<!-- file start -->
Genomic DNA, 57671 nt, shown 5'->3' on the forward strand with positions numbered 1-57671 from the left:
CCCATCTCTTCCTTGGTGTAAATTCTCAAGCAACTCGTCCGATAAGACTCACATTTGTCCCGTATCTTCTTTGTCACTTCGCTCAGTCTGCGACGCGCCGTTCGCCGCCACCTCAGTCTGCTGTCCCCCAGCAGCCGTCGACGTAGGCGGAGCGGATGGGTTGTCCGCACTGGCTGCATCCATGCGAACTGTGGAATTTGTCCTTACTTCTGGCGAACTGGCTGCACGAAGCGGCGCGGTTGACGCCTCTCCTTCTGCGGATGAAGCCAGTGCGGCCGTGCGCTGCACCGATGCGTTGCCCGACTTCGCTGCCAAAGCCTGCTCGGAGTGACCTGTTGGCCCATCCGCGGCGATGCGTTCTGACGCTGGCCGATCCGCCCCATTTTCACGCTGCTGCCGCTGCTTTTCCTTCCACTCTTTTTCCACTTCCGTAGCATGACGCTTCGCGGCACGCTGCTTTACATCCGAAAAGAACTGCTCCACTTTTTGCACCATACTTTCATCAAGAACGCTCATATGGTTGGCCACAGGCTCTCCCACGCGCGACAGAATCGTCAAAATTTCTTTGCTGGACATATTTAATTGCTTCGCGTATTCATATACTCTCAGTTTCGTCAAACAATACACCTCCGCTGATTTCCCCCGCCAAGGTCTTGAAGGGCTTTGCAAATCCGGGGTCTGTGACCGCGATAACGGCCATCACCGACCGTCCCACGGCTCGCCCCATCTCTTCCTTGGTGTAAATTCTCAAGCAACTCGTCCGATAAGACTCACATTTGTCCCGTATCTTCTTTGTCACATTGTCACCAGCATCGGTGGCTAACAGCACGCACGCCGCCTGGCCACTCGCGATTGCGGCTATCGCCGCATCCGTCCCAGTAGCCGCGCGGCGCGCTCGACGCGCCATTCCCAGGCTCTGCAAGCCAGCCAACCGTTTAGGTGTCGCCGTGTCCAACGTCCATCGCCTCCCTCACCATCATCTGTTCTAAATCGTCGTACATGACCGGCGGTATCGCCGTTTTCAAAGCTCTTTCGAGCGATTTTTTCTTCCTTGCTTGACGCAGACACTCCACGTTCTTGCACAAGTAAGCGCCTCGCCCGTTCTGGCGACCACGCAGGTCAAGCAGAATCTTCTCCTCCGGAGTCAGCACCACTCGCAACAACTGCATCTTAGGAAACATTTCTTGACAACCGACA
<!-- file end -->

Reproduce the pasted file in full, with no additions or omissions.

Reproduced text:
Genomic DNA, 57671 nt, shown 5'->3' on the forward strand with positions numbered 1-57671 from the left:
CCCATCTCTTCCTTGGTGTAAATTCTCAAGCAACTCGTCCGATAAGACTCACATTTGTCCCGTATCTTCTTTGTCACTTCGCTCAGTCTGCGACGCGCCGTTCGCCGCCACCTCAGTCTGCTGTCCCCCAGCAGCCGTCGACGTAGGCGGAGCGGATGGGTTGTCCGCACTGGCTGCATCCATGCGAACTGTGGAATTTGTCCTTACTTCTGGCGAACTGGCTGCACGAAGCGGCGCGGTTGACGCCTCTCCTTCTGCGGATGAAGCCAGTGCGGCCGTGCGCTGCACCGATGCGTTGCCCGACTTCGCTGCCAAAGCCTGCTCGGAGTGACCTGTTGGCCCATCCGCGGCGATGCGTTCTGACGCTGGCCGATCCGCCCCATTTTCACGCTGCTGCCGCTGCTTTTCCTTCCACTCTTTTTCCACTTCCGTAGCATGACGCTTCGCGGCACGCTGCTTTACATCCGAAAAGAACTGCTCCACTTTTTGCACCATACTTTCATCAAGAACGCTCATATGGTTGGCCACAGGCTCTCCCACGCGCGACAGAATCGTCAAAATTTCTTTGCTGGACATATTTAATTGCTTCGCGTATTCATATACTCTCAGTTTCGTCAAACAATACACCTCCGCTGATTTCCCCCGCCAAGGTCTTGAAGGGCTTTGCAAATCCGGGGTCTGTGACCGCGATAACGGCCATCACCGACCGTCCCACGGCTCGCCCCATCTCTTCCTTGGTGTAAATTCTCAAGCAACTCGTCCGATAAGACTCACATTTGTCCCGTATCTTCTTTGTCACATTGTCACCAGCATCGGTGGCTAACAGCACGCACGCCGCCTGGCCACTCGCGATTGCGGCTATCGCCGCATCCGTCCCAGTAGCCGCGCGGCGCGCTCGACGCGCCATTCCCAGGCTCTGCAAGCCAGCCAACCGTTTAGGTGTCGCCGTGTCCAACGTCCATCGCCTCCCTCACCATCATCTGTTCTAAATCGTCGTACATGACCGGCGGTATCGCCGTTTTCAAAGCTCTTTCGAGCGATTTTTTCTTCCTTGCTTGACGCAGACACTCCACGTTCTTGCACAAGTAAGCGCCTCGCCCGTTCTGGCGACCACGCAGGTCAAGCAGAATCTTCTCCTCCGGAGTCAGCACCACTCGCAACAACTGCATCTTAGGAAACATTTCTTGACAACCGACA